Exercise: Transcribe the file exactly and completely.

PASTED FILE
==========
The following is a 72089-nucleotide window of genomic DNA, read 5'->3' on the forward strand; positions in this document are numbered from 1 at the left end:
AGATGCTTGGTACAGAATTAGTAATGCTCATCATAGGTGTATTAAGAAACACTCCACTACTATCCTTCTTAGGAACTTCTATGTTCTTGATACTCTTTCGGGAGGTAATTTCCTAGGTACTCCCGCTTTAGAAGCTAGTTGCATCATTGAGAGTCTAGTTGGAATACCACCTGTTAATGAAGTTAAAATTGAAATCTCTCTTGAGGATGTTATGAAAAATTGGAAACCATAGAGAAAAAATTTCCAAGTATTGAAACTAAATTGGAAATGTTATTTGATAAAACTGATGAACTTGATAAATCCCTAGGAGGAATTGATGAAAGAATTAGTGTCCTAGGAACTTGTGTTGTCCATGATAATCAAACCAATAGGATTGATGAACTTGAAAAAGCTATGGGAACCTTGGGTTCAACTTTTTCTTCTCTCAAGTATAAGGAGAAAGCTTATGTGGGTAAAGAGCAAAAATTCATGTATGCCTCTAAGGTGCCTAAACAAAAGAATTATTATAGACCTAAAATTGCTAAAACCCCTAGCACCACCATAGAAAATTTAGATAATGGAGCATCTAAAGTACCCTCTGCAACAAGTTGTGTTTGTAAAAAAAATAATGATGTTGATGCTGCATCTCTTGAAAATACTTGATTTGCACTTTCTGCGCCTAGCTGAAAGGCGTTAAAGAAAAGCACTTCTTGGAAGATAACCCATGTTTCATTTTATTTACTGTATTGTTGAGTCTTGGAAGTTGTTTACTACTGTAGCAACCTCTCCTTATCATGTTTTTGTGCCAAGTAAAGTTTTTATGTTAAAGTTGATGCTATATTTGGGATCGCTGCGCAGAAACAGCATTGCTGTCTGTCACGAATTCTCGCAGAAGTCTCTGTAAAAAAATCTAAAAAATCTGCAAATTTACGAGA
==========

The following is a 72089-nucleotide window of genomic DNA, read 5'->3' on the forward strand; positions in this document are numbered from 1 at the left end:
AGATGCTTGGTACAGAATTAGTAATGCTCATCATAGGTGTATTAAGAAACACTCCACTACTATCCTTCTTAGGAACTTCTATGTTCTTGATACTCTTTCGGGAGGTAATTTCCTAGGTACTCCCGCTTTAGAAGCTAGTTGCATCATTGAGAGTCTAGTTGGAATACCACCTGTTAATGAAGTTAAAATTGAAATCTCTCTTGAGGATGTTATGAAAAATTGGAAACCATAGAGAAAAAATTTCCAAGTATTGAAACTAAATTGGAAATGTTATTTGATAAAACTGATGAACTTGATAAATCCCTAGGAGGAATTGATGAAAGAATTAGTGTCCTAGGAACTTGTGTTGTCCATGATAATCAAACCAATAGGATTGATGAACTTGAAAAAGCTATGGGAACCTTGGGTTCAACTTTTTCTTCTCTCAAGTATAAGGAGAAAGCTTATGTGGGTAAAGAGCAAAAATTCATGTATGCCTCTAAGGTGCCTAAACAAAAGAATTATTATAGACCTAAAATTGCTAAAACCCCTAGCACCACCATAGAAAATTTAGATAATGGAGCATCTAAAGTACCCTCTGCAACAAGTTGTGTTTGTAAAAAAAATAATGATGTTGATGCTGCATCTCTTGAAAATACTTGATTTGCACTTTCTGCGCCTAGCTGAAAGGCGTTAAAGAAAAGCACTTCTTGGAAGATAACCCATGTTTCATTTTATTTACTGTATTGTTGAGTCTTGGAAGTTGTTTACTACTGTAGCAACCTCTCCTTATCATGTTTTTGTGCCAAGTAAAGTTTTTATGTTAAAGTTGATGCTATATTTGGGATCGCTGCGCAGAAACAGCATTGCTGTCTGTCACGAATTCTCGCAGAAGTCTCTGTAAAAAAATCTAAAAAATCTGCAAATTTACGAGA